This could be a great step forward.

Steve Naumann (Vice President of Wholesale Markets – Exelon Representing:
Edison Electric Institute Electric Power Supply Association): “In summary, NERC, using a well-defined stakeholder process that leverages the vast technical expertise of the owners, users, and operators of the North American electric grid (including those in Canada with whom we are interconnected) develops reliability standards, which are then submitted to FERC for review and approval.”
I agree there is tremendous expertise in reliability and system operations. Unfortunately, there are very few control system cyber security experts. We should be figuring out how to grow more.

Steve Naumann:“Furthermore, every utility operates different equipment in different environments, making it difficult to offer generalizations about the impacts to the bulk power system or costs and time required to mitigate any particular threat or vulnerability.”
From a control system cyber perspective, this is not true. The instrumentation and control system vendors supply common hardware platforms with standard software packages; the control system protocols are the same; and many utilities are interconnected to each other and to the ISOs. This is why standards are effective.

Steve Naumann:“We perform penetration tests where a contractor attempts to find and exploit vulnerabilities. The results of these regular penetration tests inform us about whether our preventive strategies are working so that we can enhance our protection as technologies and capabilities evolve. These penetration tests, which allow us to practice and enhance our monitoring capabilities, also yield lessons learned that are unique to our system. Because no two utility companies have identical network, hardware or logistical configurations, no single entity will know our system’s strengths or weaknesses quite like we do.”
Penetration testing on systems such as PLCs will shut them down. I don’t think that is happening. When it does happen, such as the Hatch Nuclear Plant incident, it becomes very evident.

Steve Naumann:“Thus, we believe that the ISAC is providing timely and relevant analysis and alerts to the industry.”
I do not believe this or we wouldn’t still have plants being shut down from known cyber causes. There would also be relevant alerts to prevent another Florida-type outage. I want to make one other point: June 20, 2003 the Electric Sector ISAC made recommendations to address the Slammer worm including telecom. The Final Report of the Northeast Outage made similar recommendations. The NERC CIPs excluded those recommendations. Why isn’t the industry heeding their own advice?

Mark Fabro (President and Chief Security Scientist, Lofty Perch)
“Attacks that compromise availability, integrity, and confidentiality can easily be launched against infrastructure systems, and we cite examples such as the worm attack on the Davis-Besse nuclear plant and the hacker attack on the California ISO.”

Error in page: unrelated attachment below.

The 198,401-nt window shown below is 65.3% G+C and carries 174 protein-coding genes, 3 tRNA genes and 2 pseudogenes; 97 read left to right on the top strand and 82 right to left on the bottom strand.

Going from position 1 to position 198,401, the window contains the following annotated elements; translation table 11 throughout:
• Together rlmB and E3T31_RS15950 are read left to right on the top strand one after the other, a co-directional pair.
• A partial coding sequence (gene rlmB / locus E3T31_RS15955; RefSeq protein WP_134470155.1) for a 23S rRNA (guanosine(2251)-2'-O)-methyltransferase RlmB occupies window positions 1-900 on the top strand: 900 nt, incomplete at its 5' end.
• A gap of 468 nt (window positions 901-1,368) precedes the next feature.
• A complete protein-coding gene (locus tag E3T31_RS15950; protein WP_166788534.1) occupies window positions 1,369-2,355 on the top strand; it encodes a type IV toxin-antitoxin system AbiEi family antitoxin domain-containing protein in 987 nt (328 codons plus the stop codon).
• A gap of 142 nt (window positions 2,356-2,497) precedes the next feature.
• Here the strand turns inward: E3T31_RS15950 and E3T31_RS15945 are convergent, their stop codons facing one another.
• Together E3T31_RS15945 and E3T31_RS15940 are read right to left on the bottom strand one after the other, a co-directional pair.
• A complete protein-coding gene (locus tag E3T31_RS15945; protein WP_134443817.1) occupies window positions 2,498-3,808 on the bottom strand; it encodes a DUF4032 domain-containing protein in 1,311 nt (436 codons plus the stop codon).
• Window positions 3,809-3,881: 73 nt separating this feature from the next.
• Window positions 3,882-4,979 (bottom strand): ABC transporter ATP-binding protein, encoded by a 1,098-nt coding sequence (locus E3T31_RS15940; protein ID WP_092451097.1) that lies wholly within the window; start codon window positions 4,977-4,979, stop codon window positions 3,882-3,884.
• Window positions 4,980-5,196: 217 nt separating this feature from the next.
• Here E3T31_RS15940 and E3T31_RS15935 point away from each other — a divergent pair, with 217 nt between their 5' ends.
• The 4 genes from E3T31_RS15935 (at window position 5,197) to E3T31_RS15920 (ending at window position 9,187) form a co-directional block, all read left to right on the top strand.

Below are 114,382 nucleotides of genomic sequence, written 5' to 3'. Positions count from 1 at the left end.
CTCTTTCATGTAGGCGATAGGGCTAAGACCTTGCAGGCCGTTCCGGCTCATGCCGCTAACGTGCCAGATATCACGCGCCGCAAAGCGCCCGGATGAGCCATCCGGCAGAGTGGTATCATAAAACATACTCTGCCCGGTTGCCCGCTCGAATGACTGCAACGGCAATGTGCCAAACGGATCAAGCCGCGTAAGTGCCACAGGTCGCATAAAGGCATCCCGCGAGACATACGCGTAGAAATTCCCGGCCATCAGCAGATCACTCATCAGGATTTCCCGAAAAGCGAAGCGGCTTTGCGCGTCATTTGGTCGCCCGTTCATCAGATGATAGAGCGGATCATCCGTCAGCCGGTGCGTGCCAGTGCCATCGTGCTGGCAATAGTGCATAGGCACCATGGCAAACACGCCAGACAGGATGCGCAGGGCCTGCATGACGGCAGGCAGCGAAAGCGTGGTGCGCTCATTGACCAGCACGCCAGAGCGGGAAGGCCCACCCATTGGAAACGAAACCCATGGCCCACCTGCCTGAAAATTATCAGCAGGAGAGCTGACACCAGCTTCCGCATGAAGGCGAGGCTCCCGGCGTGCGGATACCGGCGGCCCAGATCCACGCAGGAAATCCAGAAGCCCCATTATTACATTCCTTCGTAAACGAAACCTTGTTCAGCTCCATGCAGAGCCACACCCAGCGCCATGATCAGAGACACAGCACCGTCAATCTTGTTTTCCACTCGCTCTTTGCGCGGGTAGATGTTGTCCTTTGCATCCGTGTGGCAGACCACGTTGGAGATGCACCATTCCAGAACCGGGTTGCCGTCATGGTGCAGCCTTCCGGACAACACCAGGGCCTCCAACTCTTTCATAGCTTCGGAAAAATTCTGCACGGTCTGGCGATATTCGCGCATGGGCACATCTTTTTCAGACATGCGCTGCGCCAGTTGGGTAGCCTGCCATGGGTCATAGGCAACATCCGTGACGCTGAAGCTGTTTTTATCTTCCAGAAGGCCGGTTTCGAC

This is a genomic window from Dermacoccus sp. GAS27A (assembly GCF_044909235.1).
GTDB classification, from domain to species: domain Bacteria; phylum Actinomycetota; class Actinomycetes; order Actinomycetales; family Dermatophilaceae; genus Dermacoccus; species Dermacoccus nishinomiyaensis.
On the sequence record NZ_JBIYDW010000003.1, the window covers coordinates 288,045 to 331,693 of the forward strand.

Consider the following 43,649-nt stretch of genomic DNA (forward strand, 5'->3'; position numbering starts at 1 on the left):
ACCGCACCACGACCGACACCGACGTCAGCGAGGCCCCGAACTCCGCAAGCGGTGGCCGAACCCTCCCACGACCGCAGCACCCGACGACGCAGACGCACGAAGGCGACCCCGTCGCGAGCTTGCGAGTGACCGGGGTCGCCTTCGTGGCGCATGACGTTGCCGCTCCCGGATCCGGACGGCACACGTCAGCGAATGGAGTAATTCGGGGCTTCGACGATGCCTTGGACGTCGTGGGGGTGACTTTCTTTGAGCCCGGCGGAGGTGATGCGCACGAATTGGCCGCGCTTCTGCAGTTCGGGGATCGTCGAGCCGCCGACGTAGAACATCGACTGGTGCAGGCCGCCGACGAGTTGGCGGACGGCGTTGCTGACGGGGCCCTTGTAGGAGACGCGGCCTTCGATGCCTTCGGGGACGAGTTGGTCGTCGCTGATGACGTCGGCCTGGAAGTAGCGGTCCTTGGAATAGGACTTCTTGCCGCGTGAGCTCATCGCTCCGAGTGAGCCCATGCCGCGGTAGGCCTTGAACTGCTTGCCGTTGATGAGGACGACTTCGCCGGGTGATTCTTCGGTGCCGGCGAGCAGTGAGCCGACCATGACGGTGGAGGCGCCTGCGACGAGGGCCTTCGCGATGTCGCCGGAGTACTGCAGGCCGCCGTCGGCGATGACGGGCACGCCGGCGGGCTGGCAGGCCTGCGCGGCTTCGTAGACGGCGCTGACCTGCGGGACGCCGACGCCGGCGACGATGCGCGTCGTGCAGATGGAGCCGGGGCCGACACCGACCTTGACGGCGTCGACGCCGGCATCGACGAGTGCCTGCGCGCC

The Davis-Besse incident occurred when a contractor brought in a laptop contaminated with the Slammer worm. That was not an attack and did no damage. It was, however, a functional security incident. The California ISO was an attack, but not against the SCADA system and did not impact the California ISO’s ability to monitor or control the grid. There are better examples that could have been used to demonstrate significant impacts on integrity or availability.

We need to move to a definition of functional security that includes malicious external or internal attacks, accidental attacks, and simple accidents if we are going to have a working functional security culture in the critical infrastructure industries.

Mark Fabro: “We have seen the NERC standards in action that, when implemented, have reduced an entities risk profile by orders of magnitude.”
If this were correct, Mike Assante wouldn’t have issued his letter. I don’t believe much has changed since April.  How can utilities have generated so much risk reduction when they’ve excluded most of their critical assets, serial connections, telecom, distribution, and even control system cyber security policies? The other question is what baseline enabled such significant risk reduction? Compared to when, what, or whom?

Mark Fabro:“New activities that will attempt to create a secure energy infrastructure through hyper-rigorous compliance mandates is not the right approach. In the past we have seen how the process for instantiating new mandates can bring progress to a grinding halt, and any new changes could actually reduce the security posture of the electric system while entities struggle to align with new directives. The stakeholder community may be very unreceptive to new instruction and mandates, especially if it could make their historical progress obsolete.”
The NERC CIPs are for compliance, not security. This Hearing is because the utilities have not secured the grid (Mike Assante’s letter) and further regulation IS required unless they immediately begin to police themselves…and they have given no indication they will even at this Hearing.

Mark Fabro:“Specific technological security testing, perhaps under Cooperative Research and Development Agreement (CRADA) initiatives, could augment the analysis and processing of cyber security incidents that impact the bulk power system.”
Yes, that’s possible. However, the CRADA process is for the benefit of the control system vendor, not the end-users as all information flows to the vendor. There needs to be a process where the end-users actually get the results of the testing.

With all of the talk about EMP, several years ago I performed an assessment of the affect from an EMP event on SCADA systems. Additionally, one of my first projects when I was managing the EPRI Nuclear Plant Instrumentation and Diagnostics Program was to analyze the affects of Electromagnetic Interference (EMI) on nuclear plant controls and instrumentation. EMI is a less intense form of EMP. I think the utilities have done significant mitigation for EMI resulting in more EMP mitigation than is taken credit for.

Joe Weiss